This morning’s homily was posted earlier today…. but it was different than the one I actually gave at the morning Masses. That sometimes happens. A shorten version of what I gave can found here. But I also offer you the insight of Rev. Jim Harnish, the now retired pastor of Hyde Park United Methodist in Tampa. I offer the text of his thoughts below. You can find his blog here. His post today is titled: A Time for Active WaitingWaiting for Birth.
On this First Sunday in Advent, the four weeks of preparation for the celebration of the coming of Christ, I found myself remembering the days of waiting for the birth of our children and grandchildren.
I pictured the two-room seminary apartment where we waited for our first-born child, wondering what labor and delivery would actually be like. I could see the church parsonage in DeLand where we prepared for the arrival of our second daughter. I saw myself in the Tampa parsonage where we anticipated the call to come to Orlando for the births of our first three grandchildren or to get on the way to South Carolina for the arrivals of our fourth and fifth grandchildren.
None of it “just happened.” In each unique case, we prepared by doing everything expectant parents and grandparents are expected to do. We can’t rush the process along, except in cases of medical emergencies. But the waiting doesn’t mean we just sit around staring at the calendar. It’s active waiting in which we prepare our lives and our homes for the way life will be after the child arrives.
Waiting for Rebirth
In the long, liturgical tradition of the church, faithful people have prepared for the coming of Christ — both remembering his coming in Bethlehem and anticipating his coming at the end of time — the way every expectant parent or grandparent anticipates, hopes, and prepares for a child to be born. Advent is a season of active waiting for spiritual rebirth by living today in ways that are consistent with the way of Christ and in anticipation of that day when God’s kingdom fully comes and God’s will is perfectly done on earth as it is in heaven.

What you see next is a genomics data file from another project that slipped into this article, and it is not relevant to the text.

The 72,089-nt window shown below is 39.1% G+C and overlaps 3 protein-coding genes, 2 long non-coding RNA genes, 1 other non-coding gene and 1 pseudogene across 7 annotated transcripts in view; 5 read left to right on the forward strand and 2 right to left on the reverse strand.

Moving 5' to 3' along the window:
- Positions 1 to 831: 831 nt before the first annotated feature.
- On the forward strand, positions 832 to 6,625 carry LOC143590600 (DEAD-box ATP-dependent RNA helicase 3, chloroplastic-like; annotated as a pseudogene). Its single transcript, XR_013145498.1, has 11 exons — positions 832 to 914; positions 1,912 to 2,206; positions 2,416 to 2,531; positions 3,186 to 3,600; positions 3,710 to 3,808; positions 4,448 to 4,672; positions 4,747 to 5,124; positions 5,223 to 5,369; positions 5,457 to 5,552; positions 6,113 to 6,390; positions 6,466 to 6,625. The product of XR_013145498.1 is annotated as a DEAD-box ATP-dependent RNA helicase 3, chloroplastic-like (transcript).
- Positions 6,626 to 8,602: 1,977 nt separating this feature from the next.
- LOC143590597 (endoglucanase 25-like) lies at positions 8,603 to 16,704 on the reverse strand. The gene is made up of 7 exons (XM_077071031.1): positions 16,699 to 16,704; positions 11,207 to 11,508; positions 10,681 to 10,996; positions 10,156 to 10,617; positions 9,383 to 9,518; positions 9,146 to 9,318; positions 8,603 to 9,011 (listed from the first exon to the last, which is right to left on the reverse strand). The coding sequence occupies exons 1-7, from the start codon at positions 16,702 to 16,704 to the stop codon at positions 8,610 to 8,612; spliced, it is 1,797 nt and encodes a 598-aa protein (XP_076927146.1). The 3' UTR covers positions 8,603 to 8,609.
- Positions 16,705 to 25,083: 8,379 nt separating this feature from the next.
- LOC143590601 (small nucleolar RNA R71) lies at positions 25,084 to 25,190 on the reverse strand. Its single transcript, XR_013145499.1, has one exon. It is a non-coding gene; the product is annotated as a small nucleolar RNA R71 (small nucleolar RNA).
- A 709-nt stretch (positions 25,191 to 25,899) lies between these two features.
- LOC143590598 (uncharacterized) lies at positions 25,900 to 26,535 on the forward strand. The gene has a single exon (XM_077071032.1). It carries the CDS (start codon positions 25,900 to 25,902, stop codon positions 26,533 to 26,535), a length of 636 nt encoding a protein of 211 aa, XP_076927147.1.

We don’t live in a monastery, but I often remember the way Thomas Merton described his first Advent in the Abby of Gethsemani.
“You begin a new life, you enter into a new world at the beginning of a new liturgical year. And everything the Church gives you to sing, every prayer that you say…is a cry of ardent desire for grace, for help for the coming of the Messiah, the Redeemer…
“The cold stones of the abbey church ring with a chant that glows with living flame, with clear, profound desire…it draws you within, where you find God.”
Advent is not a quick rush to Christmas, but a season of active waiting as we anticpate the new ways Christ will be born again in us. Merton said that each soul is “a Bethlehem where Christ comes to be born.”
Christmas will come, but these are the days of activing waiting as we open our lives again to the new birth of Christ within us. The writer in today’s meditation in The Upper Room Disciplines encourages us to “not hasten through these days but rather savor our time by recalling and renewing our commitment to follow the way of Christ, whose birth we await.”